Tuesday, January 15, 2008

Dead to the World

Custom does not breed understanding, but takes its place, teaching people to make their way contentedly through the world without knowing what the world is, nor what they think of it, nor what they are.

The world in which and with which we have always lived, the world which formed us and gave us our instincts, was what we now call the 'natural' world. We distinguish it, by and large, because we now see it as separate from the world we have created in recent centuries—a world of society, of humans and their creations, of cities and machines. Most of us find we have come to live in the second world, and the first is more and more a place we only visit. A place to spend weekends and vacations, a place to "get away from it all." Under normal circumstances.

In the second world we are remaking ourselves, retraining our instincts to be creatures of a different jungle. We do not know what pattern we follow, only that it is a different pattern from that of our original making. We are learning new skills, replacing cooperation with suspicion, care with neglect, Earth knowledge with Earth ignorance. More and more, we are replacing the first world with the second.

This first world is always there—we do not need to step outside our normal lives to visit it. But while we are immersed in the world of our own making, we tend to be dead to the first world. It cannot reach us in our heated and air-conditioned buildings and cars. Its few remaining representatives, wind and weather, weeds in sidewalk cracks, stars and planets, impinge on our consciousness only to the extent that they inconvenience us. Even the dramatic evidence of the passage of time, displayed by the moon in all its phases, escapes us while we turn the pages of our desktop calendars.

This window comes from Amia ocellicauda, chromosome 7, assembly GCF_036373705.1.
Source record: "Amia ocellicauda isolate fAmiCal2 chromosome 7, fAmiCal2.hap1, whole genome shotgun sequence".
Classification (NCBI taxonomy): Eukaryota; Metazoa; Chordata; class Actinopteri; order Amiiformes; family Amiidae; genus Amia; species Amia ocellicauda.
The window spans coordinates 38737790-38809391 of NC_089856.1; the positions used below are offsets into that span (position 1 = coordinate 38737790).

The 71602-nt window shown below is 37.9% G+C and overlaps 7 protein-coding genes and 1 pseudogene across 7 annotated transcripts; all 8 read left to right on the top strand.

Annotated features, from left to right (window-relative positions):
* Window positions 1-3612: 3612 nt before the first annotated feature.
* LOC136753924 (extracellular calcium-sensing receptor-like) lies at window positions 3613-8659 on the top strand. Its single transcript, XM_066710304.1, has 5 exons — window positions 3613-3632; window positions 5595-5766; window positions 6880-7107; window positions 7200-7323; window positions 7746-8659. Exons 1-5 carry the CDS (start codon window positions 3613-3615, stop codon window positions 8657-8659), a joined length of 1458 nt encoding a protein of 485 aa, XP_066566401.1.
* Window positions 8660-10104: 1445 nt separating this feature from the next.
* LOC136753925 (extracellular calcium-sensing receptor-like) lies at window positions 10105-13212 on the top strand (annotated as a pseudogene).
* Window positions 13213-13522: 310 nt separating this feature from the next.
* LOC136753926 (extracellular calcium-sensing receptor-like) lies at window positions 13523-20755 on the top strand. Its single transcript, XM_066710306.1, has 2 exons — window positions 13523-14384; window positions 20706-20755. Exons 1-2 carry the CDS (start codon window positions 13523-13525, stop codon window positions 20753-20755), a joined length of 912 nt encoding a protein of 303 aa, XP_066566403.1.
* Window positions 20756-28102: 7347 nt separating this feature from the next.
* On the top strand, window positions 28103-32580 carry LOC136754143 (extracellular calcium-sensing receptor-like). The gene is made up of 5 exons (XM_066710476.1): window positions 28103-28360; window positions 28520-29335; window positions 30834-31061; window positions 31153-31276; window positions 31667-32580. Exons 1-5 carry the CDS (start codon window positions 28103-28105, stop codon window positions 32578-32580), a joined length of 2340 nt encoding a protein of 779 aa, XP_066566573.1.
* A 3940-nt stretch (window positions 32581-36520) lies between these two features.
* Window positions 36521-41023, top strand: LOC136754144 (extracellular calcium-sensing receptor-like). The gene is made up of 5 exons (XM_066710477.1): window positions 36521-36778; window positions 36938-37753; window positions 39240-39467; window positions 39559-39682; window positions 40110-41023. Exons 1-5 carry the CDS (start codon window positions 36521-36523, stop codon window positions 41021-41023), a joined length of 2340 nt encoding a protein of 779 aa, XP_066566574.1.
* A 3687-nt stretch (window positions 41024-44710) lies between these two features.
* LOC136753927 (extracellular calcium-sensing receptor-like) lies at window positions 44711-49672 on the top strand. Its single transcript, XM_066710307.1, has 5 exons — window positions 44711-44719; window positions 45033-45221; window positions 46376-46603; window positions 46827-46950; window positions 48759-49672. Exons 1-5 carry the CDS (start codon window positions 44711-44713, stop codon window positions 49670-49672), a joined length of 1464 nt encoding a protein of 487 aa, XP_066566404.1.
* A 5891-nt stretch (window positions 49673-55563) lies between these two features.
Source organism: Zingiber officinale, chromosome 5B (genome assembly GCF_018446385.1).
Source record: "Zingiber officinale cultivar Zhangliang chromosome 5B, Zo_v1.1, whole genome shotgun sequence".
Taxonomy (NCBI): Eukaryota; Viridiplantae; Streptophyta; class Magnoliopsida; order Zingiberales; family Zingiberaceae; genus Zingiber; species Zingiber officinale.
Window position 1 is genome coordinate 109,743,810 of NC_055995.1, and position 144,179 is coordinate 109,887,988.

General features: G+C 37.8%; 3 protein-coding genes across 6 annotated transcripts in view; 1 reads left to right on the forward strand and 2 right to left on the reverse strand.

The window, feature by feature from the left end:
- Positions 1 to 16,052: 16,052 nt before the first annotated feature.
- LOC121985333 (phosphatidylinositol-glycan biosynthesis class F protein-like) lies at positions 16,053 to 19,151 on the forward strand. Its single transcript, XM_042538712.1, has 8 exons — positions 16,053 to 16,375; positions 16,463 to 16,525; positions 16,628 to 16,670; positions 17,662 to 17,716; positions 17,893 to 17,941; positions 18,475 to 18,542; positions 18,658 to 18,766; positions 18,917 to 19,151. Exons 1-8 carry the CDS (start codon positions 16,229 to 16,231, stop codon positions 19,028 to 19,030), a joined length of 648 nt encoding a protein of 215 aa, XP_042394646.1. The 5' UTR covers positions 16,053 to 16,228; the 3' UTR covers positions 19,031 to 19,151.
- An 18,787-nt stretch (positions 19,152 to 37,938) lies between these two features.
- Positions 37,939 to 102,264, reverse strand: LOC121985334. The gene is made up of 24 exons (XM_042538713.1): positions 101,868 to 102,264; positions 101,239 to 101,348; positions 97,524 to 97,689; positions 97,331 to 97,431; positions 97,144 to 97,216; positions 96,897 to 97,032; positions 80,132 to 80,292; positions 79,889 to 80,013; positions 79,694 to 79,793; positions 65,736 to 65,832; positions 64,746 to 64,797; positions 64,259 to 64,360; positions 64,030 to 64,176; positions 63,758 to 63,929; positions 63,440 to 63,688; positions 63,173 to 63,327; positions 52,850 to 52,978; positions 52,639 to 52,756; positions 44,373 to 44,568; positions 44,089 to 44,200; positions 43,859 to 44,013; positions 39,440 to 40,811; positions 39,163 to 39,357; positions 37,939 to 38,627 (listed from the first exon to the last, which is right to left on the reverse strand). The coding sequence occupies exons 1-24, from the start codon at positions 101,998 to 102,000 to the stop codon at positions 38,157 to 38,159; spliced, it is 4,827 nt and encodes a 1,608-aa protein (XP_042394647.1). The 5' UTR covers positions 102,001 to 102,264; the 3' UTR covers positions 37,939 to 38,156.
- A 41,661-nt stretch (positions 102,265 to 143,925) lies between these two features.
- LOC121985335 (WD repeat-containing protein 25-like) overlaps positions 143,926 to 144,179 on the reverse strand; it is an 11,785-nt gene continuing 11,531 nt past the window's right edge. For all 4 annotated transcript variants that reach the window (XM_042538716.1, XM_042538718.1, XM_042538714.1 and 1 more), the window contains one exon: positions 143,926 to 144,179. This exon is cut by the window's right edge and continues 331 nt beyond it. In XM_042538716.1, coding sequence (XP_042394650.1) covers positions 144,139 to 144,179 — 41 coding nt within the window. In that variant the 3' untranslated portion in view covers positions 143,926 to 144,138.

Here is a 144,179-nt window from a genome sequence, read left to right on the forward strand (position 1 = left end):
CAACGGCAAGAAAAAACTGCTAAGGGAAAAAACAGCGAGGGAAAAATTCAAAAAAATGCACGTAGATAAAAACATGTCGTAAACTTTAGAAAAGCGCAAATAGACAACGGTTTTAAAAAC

But when we deliberately visit the first world, we are able to set aside the trappings of civilization and truly re-enter it. We become alive to the first world at once—don't we? We are instantly attuned to the sound of rushing water, a twitter of birds, an insect hum in the atmosphere. We become alive to the vibration of color and life; the physical touch of extreme heat or cold. We absorb the sunrise, the sunset and the night with complete abandon. Or so we wish. We deeply experience the exertion, thirst, hunger, awe, fear, excitement—all the sensations the first world has to offer us. These are sensations from which we have removed ourselves in the second world; the sensations that make us human.

Unfortunately, it is rarely so. Our comfort in and with the first world comes of practice. With ever longer times away, we become less able to make those connections that were once instinctive. We more and more transport the materials of the second world into the first, project second world values onto the first. We enter it to possess it or destroy it, not merely to experience what it has to offer. We return to the first world, not naked and alive to it, but encumbered by our second-world selves. We are as insulated from the first world as we are from its remaining manifestations in the second world.

Occasionally, however, the first world manages to visit us—it seeks us out in our cloistered isolation and forces itself into our consciousness. Such times always appear to us as an improper intrusion, aberrations somehow out of the natural order of things. We find ourselves using words like catastrophic, devastating, destructive; we say Nature is capricious, hostile, mad. We have chosen to believe, in the face of all contrary evidence, that the first world is normally gentle, that it supports our existence and does not interfere with our desires, that we are always in control. We are continually surprised to find otherwise.

In truth, the first world is gentle and violent, as we are; it is warm and cold, as we are; it is calm and passionate, as we are. It is as we are, and it is what made us what we are. The first world is paradox, as we are. We cannot entirely leave it without leaving ourselves.

Originally written 1989.

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